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In the Philippines, you’ll often see paddy fields. In the provinces of Ifugao, Nueva Ecija, Isabela, Cagayan, Bulacan, and Quezon, as well as in other provinces, there are several enormous paddy fields. In the Municipality of Bongabon in Southeast Asia, Nueva Ecija is regarded as the principal producer of onions and rice in the Philippines. It is currently the nation’s ninth-richest province.

One example of a country’s paddy fields is the Banaue Rice Terraces. They were built by the Ifugaos 2,000 years ago in Banaue, Philippines, in Northern Luzon. Irrigation canals that wind their way downhill through the rice terraces were created by tapping mountain springs and streams. The Batad Rice Terraces, the Bangaan Rice Terraces, the Mayoyao Rice Terraces, and the Hapao Rice Terraces are all notable paddy fields in the Philippines.

The Batad Rice Terraces, which are in Barangay Batad in Banaue and have the shape of an amphitheater, can be reached by riding 12 kilometers from the Banaue Hotel and hiking 2 hours uphill through mountain trails. The Bangaan Rice Terraces depict the typical Ifugao community’s activities for earning a living within the village and its environs. From Poblacion, Banaue, it takes one hour to ride to the Bangaan Rice Terraces, after which it takes 20 minutes to walk down to the village.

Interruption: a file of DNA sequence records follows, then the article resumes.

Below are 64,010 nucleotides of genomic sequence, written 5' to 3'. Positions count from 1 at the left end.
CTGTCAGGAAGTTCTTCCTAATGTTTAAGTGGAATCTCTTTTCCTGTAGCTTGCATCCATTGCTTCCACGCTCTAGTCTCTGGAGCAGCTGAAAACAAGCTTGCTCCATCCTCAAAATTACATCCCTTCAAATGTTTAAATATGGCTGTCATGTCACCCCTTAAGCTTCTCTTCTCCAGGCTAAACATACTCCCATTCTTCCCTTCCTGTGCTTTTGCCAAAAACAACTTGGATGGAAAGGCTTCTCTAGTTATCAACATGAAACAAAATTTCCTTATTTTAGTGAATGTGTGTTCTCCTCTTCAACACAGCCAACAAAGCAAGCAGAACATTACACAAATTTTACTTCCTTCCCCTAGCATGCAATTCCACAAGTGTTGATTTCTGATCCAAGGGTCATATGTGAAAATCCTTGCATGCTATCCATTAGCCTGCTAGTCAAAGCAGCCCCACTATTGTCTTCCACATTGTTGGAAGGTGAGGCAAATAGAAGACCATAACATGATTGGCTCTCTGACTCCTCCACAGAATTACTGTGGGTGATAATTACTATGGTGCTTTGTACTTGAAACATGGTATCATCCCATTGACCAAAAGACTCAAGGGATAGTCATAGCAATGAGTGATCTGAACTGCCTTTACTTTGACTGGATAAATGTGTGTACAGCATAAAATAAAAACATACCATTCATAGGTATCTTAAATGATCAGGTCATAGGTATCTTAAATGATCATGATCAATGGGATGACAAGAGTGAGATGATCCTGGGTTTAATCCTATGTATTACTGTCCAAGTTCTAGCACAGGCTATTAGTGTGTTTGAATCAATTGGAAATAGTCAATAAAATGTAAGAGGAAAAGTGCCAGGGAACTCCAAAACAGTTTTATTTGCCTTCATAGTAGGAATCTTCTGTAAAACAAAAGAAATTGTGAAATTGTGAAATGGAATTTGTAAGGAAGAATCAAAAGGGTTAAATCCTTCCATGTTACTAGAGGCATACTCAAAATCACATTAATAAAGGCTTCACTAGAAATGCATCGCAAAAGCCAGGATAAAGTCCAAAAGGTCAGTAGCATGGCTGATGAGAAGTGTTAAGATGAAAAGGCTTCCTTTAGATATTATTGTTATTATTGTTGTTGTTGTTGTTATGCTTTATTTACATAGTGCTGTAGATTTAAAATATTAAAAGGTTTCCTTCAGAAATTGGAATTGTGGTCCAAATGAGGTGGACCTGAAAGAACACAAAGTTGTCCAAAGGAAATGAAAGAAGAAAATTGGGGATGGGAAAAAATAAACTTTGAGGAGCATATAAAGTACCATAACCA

The best way to see it is from the road to Mayoyao. At Mayoyao, 44 kilometers from Poblacion, Banaue, are the Mayoyao Rice Terraces. In the midst of these rice terraces is the town of Mayoyao. Flat stones are used to tie up all dikes. The capital city of Lagawe is just 55 kilometers away from the Hapao Rice Terraces. The municipality of Hungduan is home to additional rice terraces with stone walls from Ifugao.